Outbound Logistics Of Medicines In Private Pharmacies In Addis Ababa

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Addis Ababa University


Across low- and lower-middle income countries, the average availability of selected essential medicines has been reported to be low, 57% in public sector facilities and 65.1% in private facilities. Many studies have investigated public drug-supply systems, but only a few have looked into the private pharmaceutical sector in low-income countries. The aim of the study was to assess the outbound logistics of private pharmacies. A cross sectional study involving prospective data collection was conducted in selected private pharmacies in Addis Ababa, focusing on availability of essential medicines, inventory and store management and disposal practices. Face to face interview and observation was made to gather pertinent data using a modified version of the LIAT and WHO/HAI methodology. A total of 67 private pharmacies from Independent, Chain, Kenema and Hospital pharmacies were assessed. Results of the study revealed that the overall availability of selected essential medicines at private pharmacies during visit was 83.18%. Hospital pharmacies had higher availability of medicines compared to other private pharmacy groups in this study (p < 0.05). The major reason for stock out of essential medicines in studied private pharmacies was non-availability in the market while prescription pattern was the most important factor that determines level of inventory. When observing storage conditions of private pharmacies, this study found out that, for larger proportion (77.61%) of the private pharmacies, the storage conditions were at acceptable level (score ≥ 80). However, it was observed that majority of the pharmacies, 58 (86.6%), accumulated medicine wastes. The respondents were complaining that there are no ‘disposal firms’ for private pharmacies to dispose their accumulated medicine. In general, Private pharmacies in this study were neither engaged in reverse logistics of expired medicines nor willing to collect expired medicines from their patients which may lead to accumulation of medicine wastes or inappropriate disposal at households. Similarly, the study identified that the three most important challenges affecting SCM of private pharmacies were difficulty of obtaining continuous supply, disposal challenge and unethical business practice. It is recommended that the government should support drug-take-back program and establishment of environment friendly medicine disposal firms in Ethiopia.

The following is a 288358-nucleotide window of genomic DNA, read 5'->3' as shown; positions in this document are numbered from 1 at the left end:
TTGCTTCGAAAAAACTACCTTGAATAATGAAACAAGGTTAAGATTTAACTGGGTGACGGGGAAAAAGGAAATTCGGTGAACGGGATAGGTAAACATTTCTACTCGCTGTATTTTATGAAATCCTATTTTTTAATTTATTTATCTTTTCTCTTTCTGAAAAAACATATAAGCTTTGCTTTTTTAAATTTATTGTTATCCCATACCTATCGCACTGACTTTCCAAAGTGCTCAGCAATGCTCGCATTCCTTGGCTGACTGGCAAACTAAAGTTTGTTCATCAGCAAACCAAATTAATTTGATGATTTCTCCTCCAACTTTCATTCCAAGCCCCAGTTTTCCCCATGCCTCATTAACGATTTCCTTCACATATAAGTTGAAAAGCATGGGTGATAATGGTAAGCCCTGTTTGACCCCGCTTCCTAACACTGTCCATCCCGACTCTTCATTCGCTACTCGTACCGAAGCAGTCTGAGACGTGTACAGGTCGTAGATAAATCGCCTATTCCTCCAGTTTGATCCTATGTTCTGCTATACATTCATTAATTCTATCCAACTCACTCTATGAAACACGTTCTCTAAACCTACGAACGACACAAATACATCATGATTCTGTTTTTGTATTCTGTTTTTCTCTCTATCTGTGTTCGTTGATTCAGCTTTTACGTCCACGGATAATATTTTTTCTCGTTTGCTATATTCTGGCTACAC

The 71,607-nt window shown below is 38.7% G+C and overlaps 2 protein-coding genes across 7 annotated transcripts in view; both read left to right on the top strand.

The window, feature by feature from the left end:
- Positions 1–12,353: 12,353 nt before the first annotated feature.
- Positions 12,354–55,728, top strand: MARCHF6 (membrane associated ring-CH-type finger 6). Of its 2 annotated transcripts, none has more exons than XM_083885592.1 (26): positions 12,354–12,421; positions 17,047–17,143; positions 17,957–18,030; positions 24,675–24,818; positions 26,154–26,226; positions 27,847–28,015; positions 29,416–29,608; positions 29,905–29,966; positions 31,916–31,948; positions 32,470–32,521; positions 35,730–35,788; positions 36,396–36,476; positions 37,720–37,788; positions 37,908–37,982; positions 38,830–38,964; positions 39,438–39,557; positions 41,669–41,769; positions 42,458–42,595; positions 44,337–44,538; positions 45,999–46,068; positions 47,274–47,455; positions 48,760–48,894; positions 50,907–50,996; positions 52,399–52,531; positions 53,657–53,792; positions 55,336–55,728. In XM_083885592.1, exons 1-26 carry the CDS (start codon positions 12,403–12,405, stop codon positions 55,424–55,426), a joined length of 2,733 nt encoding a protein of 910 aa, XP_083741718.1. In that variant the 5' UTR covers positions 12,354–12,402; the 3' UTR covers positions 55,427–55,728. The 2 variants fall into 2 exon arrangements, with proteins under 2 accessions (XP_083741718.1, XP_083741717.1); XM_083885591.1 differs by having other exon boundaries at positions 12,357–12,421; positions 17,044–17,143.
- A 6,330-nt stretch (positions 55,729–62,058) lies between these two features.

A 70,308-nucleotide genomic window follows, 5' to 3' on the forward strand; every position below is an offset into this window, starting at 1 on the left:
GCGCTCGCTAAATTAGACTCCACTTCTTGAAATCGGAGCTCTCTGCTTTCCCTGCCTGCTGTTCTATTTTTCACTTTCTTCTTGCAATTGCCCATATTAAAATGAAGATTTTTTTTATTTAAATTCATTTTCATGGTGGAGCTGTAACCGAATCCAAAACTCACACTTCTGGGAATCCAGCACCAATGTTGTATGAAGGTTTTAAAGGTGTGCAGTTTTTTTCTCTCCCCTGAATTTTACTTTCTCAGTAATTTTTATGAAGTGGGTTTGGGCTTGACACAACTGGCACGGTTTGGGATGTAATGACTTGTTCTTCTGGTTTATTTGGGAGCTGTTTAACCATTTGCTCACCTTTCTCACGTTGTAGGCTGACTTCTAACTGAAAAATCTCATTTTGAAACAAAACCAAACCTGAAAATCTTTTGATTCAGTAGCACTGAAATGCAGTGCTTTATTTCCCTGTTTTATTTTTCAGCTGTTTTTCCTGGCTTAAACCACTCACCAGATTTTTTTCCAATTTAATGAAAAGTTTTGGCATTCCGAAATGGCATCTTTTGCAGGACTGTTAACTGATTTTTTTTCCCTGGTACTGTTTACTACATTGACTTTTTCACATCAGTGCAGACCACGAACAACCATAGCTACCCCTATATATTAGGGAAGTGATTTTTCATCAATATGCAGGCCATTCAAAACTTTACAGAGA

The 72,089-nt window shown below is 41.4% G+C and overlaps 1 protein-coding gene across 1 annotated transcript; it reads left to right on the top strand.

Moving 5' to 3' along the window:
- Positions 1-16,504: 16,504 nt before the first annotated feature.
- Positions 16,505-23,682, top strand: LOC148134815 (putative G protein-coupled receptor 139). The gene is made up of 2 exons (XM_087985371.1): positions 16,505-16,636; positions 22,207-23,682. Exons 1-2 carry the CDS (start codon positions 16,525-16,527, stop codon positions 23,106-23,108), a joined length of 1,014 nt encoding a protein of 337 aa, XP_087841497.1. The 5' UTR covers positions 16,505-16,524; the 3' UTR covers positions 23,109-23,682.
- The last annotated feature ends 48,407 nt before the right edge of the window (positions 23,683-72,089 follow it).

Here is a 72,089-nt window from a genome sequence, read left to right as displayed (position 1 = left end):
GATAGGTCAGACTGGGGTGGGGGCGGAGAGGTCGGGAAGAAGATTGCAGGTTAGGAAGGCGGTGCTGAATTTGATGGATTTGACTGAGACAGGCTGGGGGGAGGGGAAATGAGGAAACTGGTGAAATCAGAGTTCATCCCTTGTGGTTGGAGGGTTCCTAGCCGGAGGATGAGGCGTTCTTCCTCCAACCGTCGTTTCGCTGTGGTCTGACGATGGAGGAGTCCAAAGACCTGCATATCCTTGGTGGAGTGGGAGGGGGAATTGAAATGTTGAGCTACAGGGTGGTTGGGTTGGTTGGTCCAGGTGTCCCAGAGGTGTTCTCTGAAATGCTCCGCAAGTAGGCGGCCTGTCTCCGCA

Essential, Medicine, Inventory